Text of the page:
All respect to Bette Midler—who is obviously an icon/legend/treasure forever—but the best witch in Hocus Pocus 2 is Hannah Waddingham. Like, it’s not even close. No hard feelings, Sanderson sisters. It’s just that Waddingham’s “Mother Witch” is objectively perfect.
The Ted Lasso star has just one scene in the Hocus Pocus sequel, which was released on Disney+ on Friday. But it’s arguably the best scene in the movie. The year is 1653, and the young Sanderson sisters (played by Taylor Paige Henderson, Nina Kitchen, and Juju Journey Brener) have just been exiled from Salem, thanks to some patriarchal bullcrap. They’re lost in woods, with nowhere to go, when suddenly… a witch descends upon them!
This witch—who transforms from a bird that sounds like a crow but looks like a parrot—is played by none other than Rebecca Welton herself, aka everyone’s favorite HBIC from Ted Lasso. And friends, if you thought Waddingham was hot as Rebecca, you are not ready for this seductive, spooky sorceress.
Known only as “Mother Witch,” (yes, mommy!), she arrives just in time to empower the young Sandersons—literally, with a book of powerful spells. Mother Witch dons a long, luxurious velvet cape, adorned with a feather fringe, and clasped at the neck with a gold medallion. Her dress is a red, flowy number with a mysterious eye embroidered on the front, and a neckline low enough to show off her frankly impressive cleavage. (Do they give out cleavage Emmys? Because if so, Waddingham has my vote.)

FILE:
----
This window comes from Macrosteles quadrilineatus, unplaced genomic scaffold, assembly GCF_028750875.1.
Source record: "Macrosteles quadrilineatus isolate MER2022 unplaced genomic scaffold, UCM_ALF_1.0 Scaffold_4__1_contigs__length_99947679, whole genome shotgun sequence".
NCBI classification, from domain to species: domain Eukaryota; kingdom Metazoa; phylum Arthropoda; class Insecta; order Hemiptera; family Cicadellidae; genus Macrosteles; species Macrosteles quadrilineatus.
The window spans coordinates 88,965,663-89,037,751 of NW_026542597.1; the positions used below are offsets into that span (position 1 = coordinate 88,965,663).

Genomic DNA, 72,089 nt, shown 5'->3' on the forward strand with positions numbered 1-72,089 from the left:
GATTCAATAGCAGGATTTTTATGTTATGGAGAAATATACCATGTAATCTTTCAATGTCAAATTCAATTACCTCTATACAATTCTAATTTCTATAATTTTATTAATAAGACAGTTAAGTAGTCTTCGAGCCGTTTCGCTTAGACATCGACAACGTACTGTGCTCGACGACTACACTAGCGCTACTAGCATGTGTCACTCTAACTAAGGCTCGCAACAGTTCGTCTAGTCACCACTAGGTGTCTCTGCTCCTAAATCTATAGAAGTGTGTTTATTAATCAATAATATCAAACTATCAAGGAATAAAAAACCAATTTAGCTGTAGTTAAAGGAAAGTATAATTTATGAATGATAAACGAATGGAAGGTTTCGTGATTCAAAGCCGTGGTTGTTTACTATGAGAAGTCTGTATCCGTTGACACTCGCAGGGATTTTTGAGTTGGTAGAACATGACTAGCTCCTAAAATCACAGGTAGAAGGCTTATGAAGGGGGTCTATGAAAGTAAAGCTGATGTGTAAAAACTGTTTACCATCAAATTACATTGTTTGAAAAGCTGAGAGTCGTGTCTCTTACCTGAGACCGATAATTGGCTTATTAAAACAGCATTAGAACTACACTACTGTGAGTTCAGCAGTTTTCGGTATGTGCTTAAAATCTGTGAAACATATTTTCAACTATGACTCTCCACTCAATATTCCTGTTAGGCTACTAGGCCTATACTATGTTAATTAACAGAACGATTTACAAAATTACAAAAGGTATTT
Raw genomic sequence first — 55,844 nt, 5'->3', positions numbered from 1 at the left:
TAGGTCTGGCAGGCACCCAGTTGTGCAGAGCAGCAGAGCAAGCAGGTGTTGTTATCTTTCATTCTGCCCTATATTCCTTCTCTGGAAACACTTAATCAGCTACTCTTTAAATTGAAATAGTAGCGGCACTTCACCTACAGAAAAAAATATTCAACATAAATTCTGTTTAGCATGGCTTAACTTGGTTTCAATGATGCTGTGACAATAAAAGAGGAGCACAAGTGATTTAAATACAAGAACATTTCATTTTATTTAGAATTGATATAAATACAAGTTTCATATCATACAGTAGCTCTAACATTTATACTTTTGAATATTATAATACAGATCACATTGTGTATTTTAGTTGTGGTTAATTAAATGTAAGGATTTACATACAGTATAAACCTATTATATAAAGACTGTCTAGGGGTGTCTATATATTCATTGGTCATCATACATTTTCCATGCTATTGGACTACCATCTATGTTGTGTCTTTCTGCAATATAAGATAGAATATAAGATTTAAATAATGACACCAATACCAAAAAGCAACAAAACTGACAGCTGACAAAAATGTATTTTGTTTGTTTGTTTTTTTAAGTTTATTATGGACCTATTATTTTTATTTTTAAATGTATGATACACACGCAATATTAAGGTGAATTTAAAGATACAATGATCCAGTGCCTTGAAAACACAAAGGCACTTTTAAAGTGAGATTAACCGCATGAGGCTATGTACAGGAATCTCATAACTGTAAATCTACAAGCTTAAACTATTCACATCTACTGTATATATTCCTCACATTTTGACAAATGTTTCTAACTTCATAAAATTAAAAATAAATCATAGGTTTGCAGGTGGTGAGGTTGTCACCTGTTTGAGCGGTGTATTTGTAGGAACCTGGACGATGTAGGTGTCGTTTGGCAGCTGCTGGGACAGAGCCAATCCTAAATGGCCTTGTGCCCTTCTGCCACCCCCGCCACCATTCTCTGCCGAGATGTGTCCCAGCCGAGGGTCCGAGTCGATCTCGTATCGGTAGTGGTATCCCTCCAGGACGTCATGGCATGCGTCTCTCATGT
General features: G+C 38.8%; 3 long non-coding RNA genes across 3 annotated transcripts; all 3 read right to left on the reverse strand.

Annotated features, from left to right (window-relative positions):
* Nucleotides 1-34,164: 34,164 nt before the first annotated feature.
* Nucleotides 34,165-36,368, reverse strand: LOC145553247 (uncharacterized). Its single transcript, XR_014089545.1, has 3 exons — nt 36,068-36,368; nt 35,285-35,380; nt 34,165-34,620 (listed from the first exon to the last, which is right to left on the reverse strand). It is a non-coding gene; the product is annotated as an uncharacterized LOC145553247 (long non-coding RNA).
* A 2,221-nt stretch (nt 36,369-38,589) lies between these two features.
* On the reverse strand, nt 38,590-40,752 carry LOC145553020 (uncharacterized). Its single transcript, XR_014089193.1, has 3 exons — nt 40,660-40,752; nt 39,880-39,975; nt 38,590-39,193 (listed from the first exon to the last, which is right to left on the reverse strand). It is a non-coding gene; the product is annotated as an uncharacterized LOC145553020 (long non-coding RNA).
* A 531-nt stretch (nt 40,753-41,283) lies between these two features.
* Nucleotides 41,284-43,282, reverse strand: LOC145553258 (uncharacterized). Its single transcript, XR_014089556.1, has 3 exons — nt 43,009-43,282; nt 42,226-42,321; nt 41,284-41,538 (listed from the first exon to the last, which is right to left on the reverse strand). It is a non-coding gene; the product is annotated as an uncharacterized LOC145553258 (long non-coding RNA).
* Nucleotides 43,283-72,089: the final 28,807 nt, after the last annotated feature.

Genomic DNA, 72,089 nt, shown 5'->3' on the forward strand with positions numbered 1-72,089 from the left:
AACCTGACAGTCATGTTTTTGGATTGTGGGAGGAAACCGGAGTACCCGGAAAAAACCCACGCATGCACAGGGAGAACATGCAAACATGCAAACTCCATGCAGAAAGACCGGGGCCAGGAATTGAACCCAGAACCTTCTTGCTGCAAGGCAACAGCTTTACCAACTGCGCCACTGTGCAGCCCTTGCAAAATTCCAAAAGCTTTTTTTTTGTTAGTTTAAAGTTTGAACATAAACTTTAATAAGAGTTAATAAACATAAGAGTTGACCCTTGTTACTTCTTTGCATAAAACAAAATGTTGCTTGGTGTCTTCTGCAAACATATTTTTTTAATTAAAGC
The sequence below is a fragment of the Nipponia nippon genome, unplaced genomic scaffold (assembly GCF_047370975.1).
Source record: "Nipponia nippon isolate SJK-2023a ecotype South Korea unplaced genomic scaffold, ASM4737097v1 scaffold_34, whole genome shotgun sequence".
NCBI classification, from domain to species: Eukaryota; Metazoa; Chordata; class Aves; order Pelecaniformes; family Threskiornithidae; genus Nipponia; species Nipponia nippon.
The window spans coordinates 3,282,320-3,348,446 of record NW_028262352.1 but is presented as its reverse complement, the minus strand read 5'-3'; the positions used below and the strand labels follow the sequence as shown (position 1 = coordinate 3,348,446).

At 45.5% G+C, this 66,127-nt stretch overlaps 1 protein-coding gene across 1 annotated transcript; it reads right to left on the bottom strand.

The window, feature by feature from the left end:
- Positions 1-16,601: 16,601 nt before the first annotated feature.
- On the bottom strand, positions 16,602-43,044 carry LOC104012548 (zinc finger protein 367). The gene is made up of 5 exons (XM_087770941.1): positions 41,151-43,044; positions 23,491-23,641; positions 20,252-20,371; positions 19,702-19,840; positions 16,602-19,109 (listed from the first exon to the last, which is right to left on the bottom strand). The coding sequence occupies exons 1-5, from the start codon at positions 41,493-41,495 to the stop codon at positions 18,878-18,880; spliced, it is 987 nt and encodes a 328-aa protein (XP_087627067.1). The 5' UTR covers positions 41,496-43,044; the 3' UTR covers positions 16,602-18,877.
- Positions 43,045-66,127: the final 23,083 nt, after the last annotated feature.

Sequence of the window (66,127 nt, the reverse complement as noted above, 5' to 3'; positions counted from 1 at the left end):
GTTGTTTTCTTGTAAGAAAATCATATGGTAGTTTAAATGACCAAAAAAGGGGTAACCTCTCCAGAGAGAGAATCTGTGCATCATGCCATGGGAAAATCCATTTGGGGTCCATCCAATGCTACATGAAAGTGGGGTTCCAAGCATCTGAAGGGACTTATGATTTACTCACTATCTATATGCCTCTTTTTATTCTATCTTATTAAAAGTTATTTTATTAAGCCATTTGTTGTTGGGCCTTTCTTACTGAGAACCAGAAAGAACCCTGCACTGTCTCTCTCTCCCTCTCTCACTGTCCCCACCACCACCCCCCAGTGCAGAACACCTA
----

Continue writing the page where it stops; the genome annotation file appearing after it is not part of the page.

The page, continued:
And don’t get me started on that flowing, witchy hair—Waddingham is going to have folks begging their colorist for silver locks in droves. But the best part? Her absolutely flawless brow and eye make-up, with wings sharp enough to kill a man, accentuated by sparkly face rhinestones. Costume designer Salvador Perez has really outdone himself with this one.
None of the above would work if Waddingham weren’t also delivering an Oscar-worthy performance in her five minutes of screentime. From the moment she enters, she commands the screen with unquestionable authority. She delivers her lines with a theater-trained Shakesperean lilt, no doubt thanks to her background as a West End and Broadway singer and actress. (Why the heck didn’t Hocus Pocus 2 give Waddingham a musical number? C’mon!)
That said, she doesn’t take it too seriously, either. When a young Winnie is surprised that Mother Witch knows it’s her birthday, Waddingham quips, “I’m a witch. I know things,” leaving no room for argument. Though our time with her is too short, perhaps we’ll see more of Mother Witch in Hocus Pocus 3.
And god bless Mother Witch for dropping her beauty regime—eating children, of course. How else does one stay young and ridiculously beautiful?